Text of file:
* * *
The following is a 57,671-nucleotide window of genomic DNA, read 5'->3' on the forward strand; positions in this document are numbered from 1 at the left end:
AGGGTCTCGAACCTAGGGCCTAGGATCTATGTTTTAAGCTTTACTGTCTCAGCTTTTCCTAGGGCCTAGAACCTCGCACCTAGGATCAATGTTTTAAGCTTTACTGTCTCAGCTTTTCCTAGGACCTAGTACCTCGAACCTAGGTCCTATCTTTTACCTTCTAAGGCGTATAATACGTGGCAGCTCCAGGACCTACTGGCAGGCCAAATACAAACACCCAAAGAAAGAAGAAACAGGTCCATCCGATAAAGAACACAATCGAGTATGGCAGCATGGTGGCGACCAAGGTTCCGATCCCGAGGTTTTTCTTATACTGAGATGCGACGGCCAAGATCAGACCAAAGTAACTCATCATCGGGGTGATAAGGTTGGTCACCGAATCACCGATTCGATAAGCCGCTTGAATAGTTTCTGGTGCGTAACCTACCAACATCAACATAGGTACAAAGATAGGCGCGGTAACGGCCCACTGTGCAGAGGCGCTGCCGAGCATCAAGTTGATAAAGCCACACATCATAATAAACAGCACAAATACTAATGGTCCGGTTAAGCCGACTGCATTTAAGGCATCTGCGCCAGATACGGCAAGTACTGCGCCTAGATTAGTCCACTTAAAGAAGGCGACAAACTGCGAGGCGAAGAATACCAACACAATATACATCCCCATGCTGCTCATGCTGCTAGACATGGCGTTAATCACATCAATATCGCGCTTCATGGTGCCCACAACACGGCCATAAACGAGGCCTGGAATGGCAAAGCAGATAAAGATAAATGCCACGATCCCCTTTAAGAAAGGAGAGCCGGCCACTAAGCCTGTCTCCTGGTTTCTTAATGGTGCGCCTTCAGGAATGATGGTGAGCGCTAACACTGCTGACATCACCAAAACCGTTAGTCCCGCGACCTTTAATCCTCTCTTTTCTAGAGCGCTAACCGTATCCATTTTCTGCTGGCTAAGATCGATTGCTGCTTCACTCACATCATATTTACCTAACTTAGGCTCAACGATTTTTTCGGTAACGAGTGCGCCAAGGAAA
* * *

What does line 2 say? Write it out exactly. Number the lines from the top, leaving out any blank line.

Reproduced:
AGGGTCTCGAACCTAGGGCCTAGGATCTATGTTTTAAGCTTTACTGTCTCAGCTTTTCCTAGGGCCTAGAACCTCGCACCTAGGATCAATGTTTTAAGCTTTACTGTCTCAGCTTTTCCTAGGACCTAGTACCTCGAACCTAGGTCCTATCTTTTACCTTCTAAGGCGTATAATACGTGGCAGCTCCAGGACCTACTGGCAGGCCAAATACAAACACCCAAAGAAAGAAGAAACAGGTCCATCCGATAAAGAACACAATCGAGTATGGCAGCATGGTGGCGACCAAGGTTCCGATCCCGAGGTTTTTCTTATACTGAGATGCGACGGCCAAGATCAGACCAAAGTAACTCATCATCGGGGTGATAAGGTTGGTCACCGAATCACCGATTCGATAAGCCGCTTGAATAGTTTCTGGTGCGTAACCTACCAACATCAACATAGGTACAAAGATAGGCGCGGTAACGGCCCACTGTGCAGAGGCGCTGCCGAGCATCAAGTTGATAAAGCCACACATCATAATAAACAGCACAAATACTAATGGTCCGGTTAAGCCGACTGCATTTAAGGCATCTGCGCCAGATACGGCAAGTACTGCGCCTAGATTAGTCCACTTAAAGAAGGCGACAAACTGCGAGGCGAAGAATACCAACACAATATACATCCCCATGCTGCTCATGCTGCTAGACATGGCGTTAATCACATCAATATCGCGCTTCATGGTGCCCACAACACGGCCATAAACGAGGCCTGGAATGGCAAAGCAGATAAAGATAAATGCCACGATCCCCTTTAAGAAAGGAGAGCCGGCCACTAAGCCTGTCTCCTGGTTTCTTAATGGTGCGCCTTCAGGAATGATGGTGAGCGCTAACACTGCTGACATCACCAAAACCGTTAGTCCCGCGACCTTTAATCCTCTCTTTTCTAGAGCGCTAACCGTATCCATTTTCTGCTGGCTAAGATCGATTGCTGCTTCACTCACATCATATTTACCTAACTTAGGCTCAACGATTTTTTCGGTAACGAGTGCGCCAAGGAAA